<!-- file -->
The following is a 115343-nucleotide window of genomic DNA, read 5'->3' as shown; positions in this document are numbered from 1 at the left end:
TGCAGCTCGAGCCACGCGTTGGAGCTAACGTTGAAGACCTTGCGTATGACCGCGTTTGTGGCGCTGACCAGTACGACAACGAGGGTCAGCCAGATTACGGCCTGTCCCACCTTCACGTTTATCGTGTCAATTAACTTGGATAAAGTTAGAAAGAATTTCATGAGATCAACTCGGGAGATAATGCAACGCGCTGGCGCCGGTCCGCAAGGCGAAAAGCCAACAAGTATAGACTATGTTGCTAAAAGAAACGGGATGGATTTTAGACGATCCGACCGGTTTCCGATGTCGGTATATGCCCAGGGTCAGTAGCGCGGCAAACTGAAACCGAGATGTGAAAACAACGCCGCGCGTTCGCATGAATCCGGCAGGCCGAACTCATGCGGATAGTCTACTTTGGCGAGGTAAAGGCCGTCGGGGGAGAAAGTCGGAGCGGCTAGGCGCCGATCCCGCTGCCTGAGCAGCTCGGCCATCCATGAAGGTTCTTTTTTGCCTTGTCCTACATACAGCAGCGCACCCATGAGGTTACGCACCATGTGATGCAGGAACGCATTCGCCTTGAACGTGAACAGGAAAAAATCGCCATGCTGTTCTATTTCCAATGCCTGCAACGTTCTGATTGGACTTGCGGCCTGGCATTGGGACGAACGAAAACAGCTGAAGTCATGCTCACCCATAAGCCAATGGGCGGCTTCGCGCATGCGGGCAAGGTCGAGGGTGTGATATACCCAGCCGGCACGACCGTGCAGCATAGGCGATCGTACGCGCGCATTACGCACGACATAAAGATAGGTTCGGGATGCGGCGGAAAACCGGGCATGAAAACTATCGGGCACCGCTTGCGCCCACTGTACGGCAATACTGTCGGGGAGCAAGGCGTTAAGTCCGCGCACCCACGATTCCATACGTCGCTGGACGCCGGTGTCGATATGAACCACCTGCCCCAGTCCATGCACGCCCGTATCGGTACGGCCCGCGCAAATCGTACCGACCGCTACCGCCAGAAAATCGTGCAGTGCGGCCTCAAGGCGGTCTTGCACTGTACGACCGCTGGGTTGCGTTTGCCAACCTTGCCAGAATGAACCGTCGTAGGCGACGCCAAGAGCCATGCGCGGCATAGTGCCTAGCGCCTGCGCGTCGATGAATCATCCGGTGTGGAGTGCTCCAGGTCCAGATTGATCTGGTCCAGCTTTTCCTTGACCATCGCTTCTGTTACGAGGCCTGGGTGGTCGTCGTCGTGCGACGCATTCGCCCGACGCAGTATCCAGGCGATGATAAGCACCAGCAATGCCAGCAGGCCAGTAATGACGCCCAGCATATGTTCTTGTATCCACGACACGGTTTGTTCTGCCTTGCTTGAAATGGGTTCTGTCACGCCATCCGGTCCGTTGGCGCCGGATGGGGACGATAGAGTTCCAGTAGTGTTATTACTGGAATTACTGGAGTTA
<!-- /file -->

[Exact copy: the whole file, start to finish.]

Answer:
The following is a 115343-nucleotide window of genomic DNA, read 5'->3' as shown; positions in this document are numbered from 1 at the left end:
TGCAGCTCGAGCCACGCGTTGGAGCTAACGTTGAAGACCTTGCGTATGACCGCGTTTGTGGCGCTGACCAGTACGACAACGAGGGTCAGCCAGATTACGGCCTGTCCCACCTTCACGTTTATCGTGTCAATTAACTTGGATAAAGTTAGAAAGAATTTCATGAGATCAACTCGGGAGATAATGCAACGCGCTGGCGCCGGTCCGCAAGGCGAAAAGCCAACAAGTATAGACTATGTTGCTAAAAGAAACGGGATGGATTTTAGACGATCCGACCGGTTTCCGATGTCGGTATATGCCCAGGGTCAGTAGCGCGGCAAACTGAAACCGAGATGTGAAAACAACGCCGCGCGTTCGCATGAATCCGGCAGGCCGAACTCATGCGGATAGTCTACTTTGGCGAGGTAAAGGCCGTCGGGGGAGAAAGTCGGAGCGGCTAGGCGCCGATCCCGCTGCCTGAGCAGCTCGGCCATCCATGAAGGTTCTTTTTTGCCTTGTCCTACATACAGCAGCGCACCCATGAGGTTACGCACCATGTGATGCAGGAACGCATTCGCCTTGAACGTGAACAGGAAAAAATCGCCATGCTGTTCTATTTCCAATGCCTGCAACGTTCTGATTGGACTTGCGGCCTGGCATTGGGACGAACGAAAACAGCTGAAGTCATGCTCACCCATAAGCCAATGGGCGGCTTCGCGCATGCGGGCAAGGTCGAGGGTGTGATATACCCAGCCGGCACGACCGTGCAGCATAGGCGATCGTACGCGCGCATTACGCACGACATAAAGATAGGTTCGGGATGCGGCGGAAAACCGGGCATGAAAACTATCGGGCACCGCTTGCGCCCACTGTACGGCAATACTGTCGGGGAGCAAGGCGTTAAGTCCGCGCACCCACGATTCCATACGTCGCTGGACGCCGGTGTCGATATGAACCACCTGCCCCAGTCCATGCACGCCCGTATCGGTACGGCCCGCGCAAATCGTACCGACCGCTACCGCCAGAAAATCGTGCAGTGCGGCCTCAAGGCGGTCTTGCACTGTACGACCGCTGGGTTGCGTTTGCCAACCTTGCCAGAATGAACCGTCGTAGGCGACGCCAAGAGCCATGCGCGGCATAGTGCCTAGCGCCTGCGCGTCGATGAATCATCCGGTGTGGAGTGCTCCAGGTCCAGATTGATCTGGTCCAGCTTTTCCTTGACCATCGCTTCTGTTACGAGGCCTGGGTGGTCGTCGTCGTGCGACGCATTCGCCCGACGCAGTATCCAGGCGATGATAAGCACCAGCAATGCCAGCAGGCCAGTAATGACGCCCAGCATATGTTCTTGTATCCACGACACGGTTTGTTCTGCCTTGCTTGAAATGGGTTCTGTCACGCCATCCGGTCCGTTGGCGCCGGATGGGGACGATAGAGTTCCAGTAGTGTTATTACTGGAATTACTGGAGTTA